In his bestselling 2006 book The God Delusion, Richard Dawkins throws down the gauntlet against the Judeo-Christian God. While much of Dawkins’ book is devilishly quotable polemic, he arguably reaches his rhetorical apex with this oft-quoted passage:
“The God of the Old Testament is arguably the most unpleasant character in all fiction: jealous and proud of it; a petty, unjust, unforgiving control-freak; a vindictive, bloodthirsty ethnic cleanser; a misogynistic, homophobic, racist, infanticidal, genocidal, filicidal, pestilential, megalomaniacal, sadomasochistic, capriciously malevolent bully.”
If one of these charges has emerged in the last few years as the watershed issue of skeptical objections to the Bible, it is in the charge of God as genocidal. This should not be surprising. After all, genocide came to be viewed in the twentieth century consciousness as the crime against humanity, or as Samantha Powers memorably put it, a problem from hell. And yet, the biblical narrative describes God as commanding the Jews to eradicate the residents of Canaan. If anything qualifies as genocide — the crime against humanity, the problem from hell — surely this does.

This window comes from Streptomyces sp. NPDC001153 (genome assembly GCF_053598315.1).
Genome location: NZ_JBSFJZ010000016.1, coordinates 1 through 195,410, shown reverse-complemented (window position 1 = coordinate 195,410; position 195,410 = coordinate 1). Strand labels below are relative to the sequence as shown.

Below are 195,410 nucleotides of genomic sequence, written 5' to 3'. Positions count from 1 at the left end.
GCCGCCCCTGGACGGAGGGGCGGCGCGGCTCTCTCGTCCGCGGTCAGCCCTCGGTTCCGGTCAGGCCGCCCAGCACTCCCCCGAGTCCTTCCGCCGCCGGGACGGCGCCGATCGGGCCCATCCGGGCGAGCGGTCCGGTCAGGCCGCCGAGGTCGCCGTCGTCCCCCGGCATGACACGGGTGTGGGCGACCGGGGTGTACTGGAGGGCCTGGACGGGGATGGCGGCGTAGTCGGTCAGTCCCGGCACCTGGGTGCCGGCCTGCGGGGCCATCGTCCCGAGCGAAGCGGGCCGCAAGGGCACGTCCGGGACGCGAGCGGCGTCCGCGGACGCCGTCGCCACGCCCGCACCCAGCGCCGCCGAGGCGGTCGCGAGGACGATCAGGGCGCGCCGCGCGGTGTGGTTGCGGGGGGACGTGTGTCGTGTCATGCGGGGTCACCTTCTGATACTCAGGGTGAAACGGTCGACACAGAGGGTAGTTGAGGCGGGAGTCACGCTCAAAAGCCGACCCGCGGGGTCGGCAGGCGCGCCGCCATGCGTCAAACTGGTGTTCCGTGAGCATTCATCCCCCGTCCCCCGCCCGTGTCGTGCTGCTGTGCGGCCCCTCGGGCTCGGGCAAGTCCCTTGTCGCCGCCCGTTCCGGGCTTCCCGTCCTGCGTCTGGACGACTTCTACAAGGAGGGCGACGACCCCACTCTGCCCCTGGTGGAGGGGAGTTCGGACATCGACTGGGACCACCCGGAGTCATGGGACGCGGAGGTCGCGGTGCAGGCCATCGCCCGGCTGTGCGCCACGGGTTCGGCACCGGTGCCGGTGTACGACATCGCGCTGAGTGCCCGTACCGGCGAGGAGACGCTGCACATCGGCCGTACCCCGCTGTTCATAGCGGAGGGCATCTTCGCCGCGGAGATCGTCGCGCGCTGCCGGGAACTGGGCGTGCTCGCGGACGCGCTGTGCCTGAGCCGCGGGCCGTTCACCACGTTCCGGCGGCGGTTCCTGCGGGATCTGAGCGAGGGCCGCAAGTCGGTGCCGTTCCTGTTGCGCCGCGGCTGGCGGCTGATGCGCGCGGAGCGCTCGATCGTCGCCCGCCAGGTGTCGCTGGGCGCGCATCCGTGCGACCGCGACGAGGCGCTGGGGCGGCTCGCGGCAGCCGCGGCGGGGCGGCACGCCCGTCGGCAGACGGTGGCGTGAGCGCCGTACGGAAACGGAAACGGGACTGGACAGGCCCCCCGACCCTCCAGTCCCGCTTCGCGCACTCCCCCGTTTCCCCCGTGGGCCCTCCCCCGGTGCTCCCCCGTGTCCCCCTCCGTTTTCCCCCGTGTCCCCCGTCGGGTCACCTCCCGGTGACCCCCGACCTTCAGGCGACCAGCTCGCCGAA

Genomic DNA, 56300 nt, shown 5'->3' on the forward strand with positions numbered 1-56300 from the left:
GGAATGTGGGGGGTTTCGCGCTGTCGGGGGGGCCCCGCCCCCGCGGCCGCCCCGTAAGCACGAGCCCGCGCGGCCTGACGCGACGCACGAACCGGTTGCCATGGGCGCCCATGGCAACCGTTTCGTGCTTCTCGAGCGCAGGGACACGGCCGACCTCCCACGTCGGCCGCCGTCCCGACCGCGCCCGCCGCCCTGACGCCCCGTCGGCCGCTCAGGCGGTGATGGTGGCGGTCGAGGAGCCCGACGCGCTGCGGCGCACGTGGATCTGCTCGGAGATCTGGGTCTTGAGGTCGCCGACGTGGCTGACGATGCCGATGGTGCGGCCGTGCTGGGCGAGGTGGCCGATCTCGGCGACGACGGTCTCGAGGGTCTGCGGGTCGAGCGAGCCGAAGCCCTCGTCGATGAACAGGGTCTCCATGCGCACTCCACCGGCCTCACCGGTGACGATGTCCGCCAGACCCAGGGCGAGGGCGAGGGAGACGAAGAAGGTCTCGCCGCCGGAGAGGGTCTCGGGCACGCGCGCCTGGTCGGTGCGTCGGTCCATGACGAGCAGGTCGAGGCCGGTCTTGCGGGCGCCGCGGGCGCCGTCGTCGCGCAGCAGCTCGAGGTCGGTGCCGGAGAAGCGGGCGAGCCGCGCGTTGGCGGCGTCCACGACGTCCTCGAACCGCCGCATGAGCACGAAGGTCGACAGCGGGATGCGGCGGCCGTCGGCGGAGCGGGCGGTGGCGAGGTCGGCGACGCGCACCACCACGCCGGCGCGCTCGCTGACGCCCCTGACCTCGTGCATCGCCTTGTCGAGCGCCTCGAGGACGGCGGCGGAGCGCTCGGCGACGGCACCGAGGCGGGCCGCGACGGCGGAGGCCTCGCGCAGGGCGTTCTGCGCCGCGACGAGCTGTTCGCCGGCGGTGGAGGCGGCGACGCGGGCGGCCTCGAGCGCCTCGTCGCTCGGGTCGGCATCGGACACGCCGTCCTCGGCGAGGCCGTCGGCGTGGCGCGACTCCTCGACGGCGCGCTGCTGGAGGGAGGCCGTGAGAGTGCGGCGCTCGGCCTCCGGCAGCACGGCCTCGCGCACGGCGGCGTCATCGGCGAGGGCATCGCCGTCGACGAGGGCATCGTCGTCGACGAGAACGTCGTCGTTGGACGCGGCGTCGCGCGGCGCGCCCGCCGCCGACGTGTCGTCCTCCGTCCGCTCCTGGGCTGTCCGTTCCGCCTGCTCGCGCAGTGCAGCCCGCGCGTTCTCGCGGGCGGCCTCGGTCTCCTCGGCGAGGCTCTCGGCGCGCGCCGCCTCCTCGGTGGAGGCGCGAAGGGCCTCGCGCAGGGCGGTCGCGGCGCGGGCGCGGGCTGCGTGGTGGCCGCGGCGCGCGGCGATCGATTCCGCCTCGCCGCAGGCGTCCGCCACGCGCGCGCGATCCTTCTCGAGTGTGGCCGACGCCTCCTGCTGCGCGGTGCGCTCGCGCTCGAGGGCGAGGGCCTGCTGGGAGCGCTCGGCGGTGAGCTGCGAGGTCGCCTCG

Not so fast. In their new book Did God Really Command Genocide? Coming to Terms with the Justice of God, Paul Copan and Matthew Flannagan challenge this assumption. I have previously had the pleasure of interviewing both Paul and Matt on the podcast. In this episode Matt joins us once again for a brief discussion about the new book.
While I had not yet read Did God Really Command Genocide? when I conducted the interview, I have since read it and I can say that whatever disagreements I have with the argument – and there certainly are some which I will note in a forthcoming interview – nonetheless this book is powerfully argued and provides essential reading for anybody interested in the topic of the Bible and violence.
You can visit Matt online at his website: http://www.mandm.org.nz/